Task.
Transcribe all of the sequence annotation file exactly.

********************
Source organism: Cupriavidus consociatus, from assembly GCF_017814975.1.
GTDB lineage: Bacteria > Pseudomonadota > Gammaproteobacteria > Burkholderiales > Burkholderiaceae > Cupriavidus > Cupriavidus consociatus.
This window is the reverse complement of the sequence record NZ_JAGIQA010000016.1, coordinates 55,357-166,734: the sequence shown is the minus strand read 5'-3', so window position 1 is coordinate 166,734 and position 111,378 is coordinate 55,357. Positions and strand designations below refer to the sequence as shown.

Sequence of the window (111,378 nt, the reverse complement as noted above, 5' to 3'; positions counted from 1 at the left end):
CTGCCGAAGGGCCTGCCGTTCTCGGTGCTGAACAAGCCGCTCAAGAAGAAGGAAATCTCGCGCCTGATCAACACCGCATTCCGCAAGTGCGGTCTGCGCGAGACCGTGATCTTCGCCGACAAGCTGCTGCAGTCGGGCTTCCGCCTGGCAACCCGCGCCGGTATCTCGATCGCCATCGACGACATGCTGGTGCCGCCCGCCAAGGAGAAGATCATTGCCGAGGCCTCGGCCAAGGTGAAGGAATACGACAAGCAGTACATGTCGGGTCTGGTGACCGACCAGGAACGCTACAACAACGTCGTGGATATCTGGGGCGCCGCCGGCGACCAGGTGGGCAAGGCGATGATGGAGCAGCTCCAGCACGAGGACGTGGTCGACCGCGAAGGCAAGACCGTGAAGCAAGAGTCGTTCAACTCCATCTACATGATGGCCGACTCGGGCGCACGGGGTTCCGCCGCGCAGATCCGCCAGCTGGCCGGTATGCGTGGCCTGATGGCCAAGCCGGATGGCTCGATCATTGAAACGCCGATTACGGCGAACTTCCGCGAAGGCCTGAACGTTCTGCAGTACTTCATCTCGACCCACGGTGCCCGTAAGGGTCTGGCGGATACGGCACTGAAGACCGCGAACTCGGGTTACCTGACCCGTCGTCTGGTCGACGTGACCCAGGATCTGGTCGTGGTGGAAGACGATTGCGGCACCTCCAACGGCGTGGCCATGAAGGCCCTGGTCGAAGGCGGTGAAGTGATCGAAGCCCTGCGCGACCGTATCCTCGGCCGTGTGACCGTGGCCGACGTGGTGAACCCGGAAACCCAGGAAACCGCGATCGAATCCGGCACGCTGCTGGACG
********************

Source organism: Cupriavidus consociatus, from assembly GCF_017814975.1.
GTDB lineage: Bacteria > Pseudomonadota > Gammaproteobacteria > Burkholderiales > Burkholderiaceae > Cupriavidus > Cupriavidus consociatus.
This window is the reverse complement of the sequence record NZ_JAGIQA010000016.1, coordinates 55,357-166,734: the sequence shown is the minus strand read 5'-3', so window position 1 is coordinate 166,734 and position 111,378 is coordinate 55,357. Positions and strand designations below refer to the sequence as shown.

Sequence of the window (111,378 nt, the reverse complement as noted above, 5' to 3'; positions counted from 1 at the left end):
CTGCCGAAGGGCCTGCCGTTCTCGGTGCTGAACAAGCCGCTCAAGAAGAAGGAAATCTCGCGCCTGATCAACACCGCATTCCGCAAGTGCGGTCTGCGCGAGACCGTGATCTTCGCCGACAAGCTGCTGCAGTCGGGCTTCCGCCTGGCAACCCGCGCCGGTATCTCGATCGCCATCGACGACATGCTGGTGCCGCCCGCCAAGGAGAAGATCATTGCCGAGGCCTCGGCCAAGGTGAAGGAATACGACAAGCAGTACATGTCGGGTCTGGTGACCGACCAGGAACGCTACAACAACGTCGTGGATATCTGGGGCGCCGCCGGCGACCAGGTGGGCAAGGCGATGATGGAGCAGCTCCAGCACGAGGACGTGGTCGACCGCGAAGGCAAGACCGTGAAGCAAGAGTCGTTCAACTCCATCTACATGATGGCCGACTCGGGCGCACGGGGTTCCGCCGCGCAGATCCGCCAGCTGGCCGGTATGCGTGGCCTGATGGCCAAGCCGGATGGCTCGATCATTGAAACGCCGATTACGGCGAACTTCCGCGAAGGCCTGAACGTTCTGCAGTACTTCATCTCGACCCACGGTGCCCGTAAGGGTCTGGCGGATACGGCACTGAAGACCGCGAACTCGGGTTACCTGACCCGTCGTCTGGTCGACGTGACCCAGGATCTGGTCGTGGTGGAAGACGATTGCGGCACCTCCAACGGCGTGGCCATGAAGGCCCTGGTCGAAGGCGGTGAAGTGATCGAAGCCCTGCGCGACCGTATCCTCGGCCGTGTGACCGTGGCCGACGTGGTGAACCCGGAAACCCAGGAAACCGCGATCGAATCCGGCACGCTGCTGGACG